TechAlum News

November 8, 2004 (Vol. 11, No. 26)

An award-winning weekly electronic newsletter for alumni and friends of Michigan Technological University. Written and distributed by Dean Woodbeck '78, Senior Director of University Communications.

In this issue:

  • Husky Tales
  • At da Tech
  • Around Town
  • From the E-mailbag
  • E-mail Updates/Welcome to new subscribers
  • Alumni Chapter Events
  • Job Opportunities
  • Electronic Services for Alumni

Husqi Tales

 We had just a wee dusting of snow overnight but nothing that will stay very long. It is time for snow. This in-between time of year offers up cold rain, cold winds and overcast days. I say, let's just drop the temp a few degrees and have snow, cold winds and overcast days. At least you can go out and play in the snow.

And that is just what the football Huskies might do when they host an NCAA Division II playoff game on November 20. If I were head coach Bernie Anderson, I'd have the facilities plows standing by. Too bad the foe will be either North Dakota or St. Cloud. They are too used to the cold for Tech to have any home-field advantage in that department.

I read yesterday that this in-between season is the peak time for people to clean garages and basements and try to reduce the clutter. That is certainly true around here, but mainly because a homeowner must reprioritize--the winter implements of destruction must be near the garage door, while the summer implements of destruction are relegated to the back corner. Goodbye lawnmower and hello snowblower.

We conducted that exchange yesterday, pulling everything out of the garage onto the driveway, filling up trash bags, sweeping the floor, then restocking for winter mode. Jay and I even tore out a shelf to make room for the table saw moving up from the basement.

My wife doesn't know it yet, but that means the garage will soon need some heat source, since you can't expect a guy to perform precision cuts wearing mittens in the cold. And think about how much happier the Husqvarna snowblower (yep, Old Husqi) would be if it could thaw each night. I have a nice spot in one corner where a wood stove would fit right in.

ALUMNI BULLETIN BOARD: Remember the alumni bulletin board for you to use for discussions related to this newsletter, Tech sports, or anything else:

At Da Tech

TECH SECOND IN HEAVY/CIVIL BID COMPETITION: Michigan Tech placed second in the ASC Great Lakes Region III Heavy/Civil Division bid competition held in Downers Grove, Ill. Six teams six students each spent 16 hours estimating the cost to build a project. This year's project was an airport reconstruction in Southern California. The competition simulates the real world pressures of analyzing a project, identifying the risks and then realistically pricing it.

MATH PROF SEARCHES FOR DISEASE-CAUSING GENES: Associate Professor Huann-Sheng Chen (Mathematical Sciences) has received a $142,000 grant from the National Institute on Aging to help search for disease-causing genes. Chen aims to develop a statistical model that will take a major factor in disease, its age of onset, into account. More:

TECH HOSTS LEGO REGIONAL SATURDAY: Elementary and middle school teams from all over the western and central U.P. will converge on the Michigan Tech campus November 13 for the FIRST LEGO League regional competition. All teams have the same challenge and will use the LEGO Mindstorms robotic invention system to program a robot capable of completing the challenge's various missions. Each team also does a research project on how robot technology can help people with disabilities. More:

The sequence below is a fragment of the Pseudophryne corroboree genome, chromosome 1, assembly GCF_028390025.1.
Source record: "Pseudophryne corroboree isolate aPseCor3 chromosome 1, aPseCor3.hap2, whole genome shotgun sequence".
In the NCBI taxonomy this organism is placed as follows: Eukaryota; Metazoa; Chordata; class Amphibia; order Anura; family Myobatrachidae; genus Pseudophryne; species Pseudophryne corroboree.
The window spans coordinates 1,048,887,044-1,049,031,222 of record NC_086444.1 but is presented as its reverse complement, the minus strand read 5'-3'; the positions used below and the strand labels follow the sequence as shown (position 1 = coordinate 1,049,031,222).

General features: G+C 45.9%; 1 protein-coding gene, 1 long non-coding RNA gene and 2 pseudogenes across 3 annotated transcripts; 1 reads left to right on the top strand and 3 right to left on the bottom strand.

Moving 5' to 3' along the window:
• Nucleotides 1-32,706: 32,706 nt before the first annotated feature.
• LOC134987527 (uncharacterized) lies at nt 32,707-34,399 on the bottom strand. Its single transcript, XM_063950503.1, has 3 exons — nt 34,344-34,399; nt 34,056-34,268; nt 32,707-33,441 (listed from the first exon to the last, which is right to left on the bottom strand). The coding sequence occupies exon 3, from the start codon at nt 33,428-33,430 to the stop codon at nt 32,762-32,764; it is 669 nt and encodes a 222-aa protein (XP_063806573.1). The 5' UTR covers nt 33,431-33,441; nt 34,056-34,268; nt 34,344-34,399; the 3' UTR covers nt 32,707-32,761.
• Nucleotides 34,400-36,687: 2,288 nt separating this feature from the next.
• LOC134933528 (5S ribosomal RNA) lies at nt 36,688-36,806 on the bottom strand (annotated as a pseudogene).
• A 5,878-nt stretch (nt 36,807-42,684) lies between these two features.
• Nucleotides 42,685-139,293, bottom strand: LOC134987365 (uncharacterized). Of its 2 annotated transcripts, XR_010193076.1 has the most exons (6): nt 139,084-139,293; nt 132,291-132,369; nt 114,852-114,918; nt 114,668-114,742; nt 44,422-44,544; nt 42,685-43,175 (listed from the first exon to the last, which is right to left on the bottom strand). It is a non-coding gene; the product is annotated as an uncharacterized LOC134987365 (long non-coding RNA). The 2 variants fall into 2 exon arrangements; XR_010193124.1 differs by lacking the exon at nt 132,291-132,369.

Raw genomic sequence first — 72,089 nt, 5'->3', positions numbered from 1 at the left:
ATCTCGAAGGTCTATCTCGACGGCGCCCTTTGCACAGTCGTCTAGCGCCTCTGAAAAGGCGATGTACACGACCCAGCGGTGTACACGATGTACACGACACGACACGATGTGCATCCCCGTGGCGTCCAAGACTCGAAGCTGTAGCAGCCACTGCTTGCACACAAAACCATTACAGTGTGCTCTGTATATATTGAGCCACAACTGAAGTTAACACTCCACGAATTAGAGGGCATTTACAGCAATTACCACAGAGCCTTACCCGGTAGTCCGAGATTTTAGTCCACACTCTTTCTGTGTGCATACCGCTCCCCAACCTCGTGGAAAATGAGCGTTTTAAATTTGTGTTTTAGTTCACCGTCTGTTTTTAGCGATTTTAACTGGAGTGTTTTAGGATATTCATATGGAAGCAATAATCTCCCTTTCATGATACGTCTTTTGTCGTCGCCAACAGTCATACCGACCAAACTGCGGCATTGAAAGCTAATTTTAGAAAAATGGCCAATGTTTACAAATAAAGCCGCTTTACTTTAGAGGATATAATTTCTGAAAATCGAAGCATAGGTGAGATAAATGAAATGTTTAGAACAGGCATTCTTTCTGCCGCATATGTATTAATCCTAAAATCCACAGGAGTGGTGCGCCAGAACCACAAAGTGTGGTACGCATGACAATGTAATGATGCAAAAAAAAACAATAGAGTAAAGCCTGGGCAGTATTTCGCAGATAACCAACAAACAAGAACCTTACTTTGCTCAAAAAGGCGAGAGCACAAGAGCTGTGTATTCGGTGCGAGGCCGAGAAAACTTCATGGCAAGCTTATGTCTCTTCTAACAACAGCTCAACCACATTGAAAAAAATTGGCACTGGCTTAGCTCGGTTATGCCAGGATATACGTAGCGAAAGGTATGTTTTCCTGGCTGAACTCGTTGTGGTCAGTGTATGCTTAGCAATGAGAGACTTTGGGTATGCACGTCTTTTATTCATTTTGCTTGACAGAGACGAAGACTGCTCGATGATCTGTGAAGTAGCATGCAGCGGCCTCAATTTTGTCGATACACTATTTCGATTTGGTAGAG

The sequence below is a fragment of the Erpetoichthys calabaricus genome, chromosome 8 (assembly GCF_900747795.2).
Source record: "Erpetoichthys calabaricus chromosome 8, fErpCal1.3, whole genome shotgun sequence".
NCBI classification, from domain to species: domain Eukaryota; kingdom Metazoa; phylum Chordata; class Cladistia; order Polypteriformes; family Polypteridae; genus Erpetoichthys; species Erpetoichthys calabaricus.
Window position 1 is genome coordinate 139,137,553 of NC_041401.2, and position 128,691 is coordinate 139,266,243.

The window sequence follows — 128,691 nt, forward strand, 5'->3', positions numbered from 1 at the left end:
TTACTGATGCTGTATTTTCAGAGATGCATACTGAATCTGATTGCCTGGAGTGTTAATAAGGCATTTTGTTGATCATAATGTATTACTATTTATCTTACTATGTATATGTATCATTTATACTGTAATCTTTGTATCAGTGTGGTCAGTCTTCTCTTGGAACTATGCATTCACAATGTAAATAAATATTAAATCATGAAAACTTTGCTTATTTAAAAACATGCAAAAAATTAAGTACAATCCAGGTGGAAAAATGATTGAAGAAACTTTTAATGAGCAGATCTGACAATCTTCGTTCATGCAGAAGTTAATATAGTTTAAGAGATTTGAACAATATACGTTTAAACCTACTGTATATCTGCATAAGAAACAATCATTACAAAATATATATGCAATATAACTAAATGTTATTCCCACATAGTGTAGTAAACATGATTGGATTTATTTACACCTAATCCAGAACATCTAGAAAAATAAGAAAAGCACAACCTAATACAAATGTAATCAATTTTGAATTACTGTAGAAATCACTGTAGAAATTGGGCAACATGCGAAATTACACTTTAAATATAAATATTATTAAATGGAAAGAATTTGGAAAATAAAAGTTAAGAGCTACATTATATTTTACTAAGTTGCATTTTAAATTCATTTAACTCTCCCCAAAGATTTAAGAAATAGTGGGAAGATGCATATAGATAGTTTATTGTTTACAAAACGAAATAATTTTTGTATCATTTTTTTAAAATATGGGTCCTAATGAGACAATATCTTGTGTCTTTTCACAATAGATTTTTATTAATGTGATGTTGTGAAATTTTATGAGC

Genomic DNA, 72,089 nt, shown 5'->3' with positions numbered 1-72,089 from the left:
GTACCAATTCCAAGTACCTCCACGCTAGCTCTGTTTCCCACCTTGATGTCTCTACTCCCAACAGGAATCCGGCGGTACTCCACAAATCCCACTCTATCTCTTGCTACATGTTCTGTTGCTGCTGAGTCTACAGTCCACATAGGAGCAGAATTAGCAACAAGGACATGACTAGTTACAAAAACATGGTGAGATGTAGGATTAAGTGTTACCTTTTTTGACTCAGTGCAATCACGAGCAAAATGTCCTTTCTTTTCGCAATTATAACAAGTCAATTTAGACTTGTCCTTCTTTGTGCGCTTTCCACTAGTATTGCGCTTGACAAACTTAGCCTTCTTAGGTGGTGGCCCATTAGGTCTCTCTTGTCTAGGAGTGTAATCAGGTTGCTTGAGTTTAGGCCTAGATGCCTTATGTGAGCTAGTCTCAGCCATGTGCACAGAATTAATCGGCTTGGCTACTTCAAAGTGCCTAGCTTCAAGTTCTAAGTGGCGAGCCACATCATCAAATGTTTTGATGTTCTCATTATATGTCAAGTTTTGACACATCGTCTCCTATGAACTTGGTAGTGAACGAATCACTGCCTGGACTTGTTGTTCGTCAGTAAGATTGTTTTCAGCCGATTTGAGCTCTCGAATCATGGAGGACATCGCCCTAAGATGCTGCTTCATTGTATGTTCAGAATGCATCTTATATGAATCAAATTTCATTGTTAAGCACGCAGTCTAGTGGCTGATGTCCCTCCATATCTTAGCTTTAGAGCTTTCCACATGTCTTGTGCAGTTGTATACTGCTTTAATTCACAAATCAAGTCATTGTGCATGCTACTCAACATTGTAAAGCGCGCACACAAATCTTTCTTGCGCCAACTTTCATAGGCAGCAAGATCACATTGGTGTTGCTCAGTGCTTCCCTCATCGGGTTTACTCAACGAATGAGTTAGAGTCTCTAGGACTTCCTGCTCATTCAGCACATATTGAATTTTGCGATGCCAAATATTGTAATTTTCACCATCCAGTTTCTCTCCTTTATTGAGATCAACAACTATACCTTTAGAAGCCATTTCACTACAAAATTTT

FOURWHEELERS CLEAN UP: The Michigan Tech Fourwheelers Club held their annual clean-up day last week, removing at least 50 tires and 20 major appliances from a snowmobile trail north of Laurium. The club filled two dump trucks and two pick-up trucks with debris. The clean-up is an annual service of the club.

SMARTZONE RECEIVES GRANT: The Michigan Tech Enterprise SmartZone will receive a $450,000 grant, funded through the Michigan Economic Development Corporation, to support start-up businesses in the area. The grant will assist entrepreneurs in three industries: homeland security, advanced automotive, and life sciences.

FOR MORE INFORMATION from Tech, see the weekly newsletter Tech Topics:

Around Town

LAKE PROPERTY/COTTAGE FOR SALE: Marilyn Pierce has a Lake Superior lot with cottage for sale in the Betsy area of the Keweenaw. Call 906-482-7154 or 906-296-0962.

WOLF FOUND IN LOWER PENINSULA: For the first time since gray wolves were classified as endangered, a member of their tribe has been found in the northern lower peninsula. The wolf was found in Presque Isle County in northeastern lower Michigan. The gray wolf population exceeds the standards set out for recovery, with more than 3,000 in Michigan, Wisconsin and Minnesota, including about 360 in Michigan. Those numbers don't take into account the wolf population at Isle Royale, which jumped to 29 in the most recent survey.

From the E-mailbag

E-mail from Dannette Utecht '94 (deandani(at)


I wish I could be there (Bash at the Big House)! While
I was moaning this morning as I dropped my first
grader off at school that I would miss this game
because of a Tiger Cub Go-See-It unfortunately
scheduled at the SAME TIME, I was pleasantly surprised
to find out that his school secretary (and family)
and the Kindergarten teacher (and extended family on a